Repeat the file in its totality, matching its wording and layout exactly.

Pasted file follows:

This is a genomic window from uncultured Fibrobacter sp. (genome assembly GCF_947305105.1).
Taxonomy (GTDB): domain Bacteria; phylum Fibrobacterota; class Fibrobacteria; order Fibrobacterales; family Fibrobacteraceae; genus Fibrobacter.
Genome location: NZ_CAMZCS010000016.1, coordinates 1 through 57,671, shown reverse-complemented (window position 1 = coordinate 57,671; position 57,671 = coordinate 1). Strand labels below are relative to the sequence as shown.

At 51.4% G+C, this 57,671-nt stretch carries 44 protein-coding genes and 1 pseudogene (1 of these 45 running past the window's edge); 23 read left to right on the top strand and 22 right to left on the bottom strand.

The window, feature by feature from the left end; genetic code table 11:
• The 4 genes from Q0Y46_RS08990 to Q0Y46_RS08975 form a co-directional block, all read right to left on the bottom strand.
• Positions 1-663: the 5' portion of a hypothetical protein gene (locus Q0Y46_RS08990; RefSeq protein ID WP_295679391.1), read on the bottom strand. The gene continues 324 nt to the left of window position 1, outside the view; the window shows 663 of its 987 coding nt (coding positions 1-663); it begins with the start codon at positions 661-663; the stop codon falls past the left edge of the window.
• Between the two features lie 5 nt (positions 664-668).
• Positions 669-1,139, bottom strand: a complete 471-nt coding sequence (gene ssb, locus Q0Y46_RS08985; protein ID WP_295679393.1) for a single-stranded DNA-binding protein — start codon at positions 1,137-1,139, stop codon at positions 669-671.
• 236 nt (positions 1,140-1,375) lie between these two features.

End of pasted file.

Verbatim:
This is a genomic window from uncultured Fibrobacter sp. (genome assembly GCF_947305105.1).
Taxonomy (GTDB): domain Bacteria; phylum Fibrobacterota; class Fibrobacteria; order Fibrobacterales; family Fibrobacteraceae; genus Fibrobacter.
Genome location: NZ_CAMZCS010000016.1, coordinates 1 through 57,671, shown reverse-complemented (window position 1 = coordinate 57,671; position 57,671 = coordinate 1). Strand labels below are relative to the sequence as shown.

At 51.4% G+C, this 57,671-nt stretch carries 44 protein-coding genes and 1 pseudogene (1 of these 45 running past the window's edge); 23 read left to right on the top strand and 22 right to left on the bottom strand.

The window, feature by feature from the left end; genetic code table 11:
• The 4 genes from Q0Y46_RS08990 to Q0Y46_RS08975 form a co-directional block, all read right to left on the bottom strand.
• Positions 1-663: the 5' portion of a hypothetical protein gene (locus Q0Y46_RS08990; RefSeq protein ID WP_295679391.1), read on the bottom strand. The gene continues 324 nt to the left of window position 1, outside the view; the window shows 663 of its 987 coding nt (coding positions 1-663); it begins with the start codon at positions 661-663; the stop codon falls past the left edge of the window.
• Between the two features lie 5 nt (positions 664-668).
• Positions 669-1,139, bottom strand: a complete 471-nt coding sequence (gene ssb, locus Q0Y46_RS08985; protein ID WP_295679393.1) for a single-stranded DNA-binding protein — start codon at positions 1,137-1,139, stop codon at positions 669-671.
• 236 nt (positions 1,140-1,375) lie between these two features.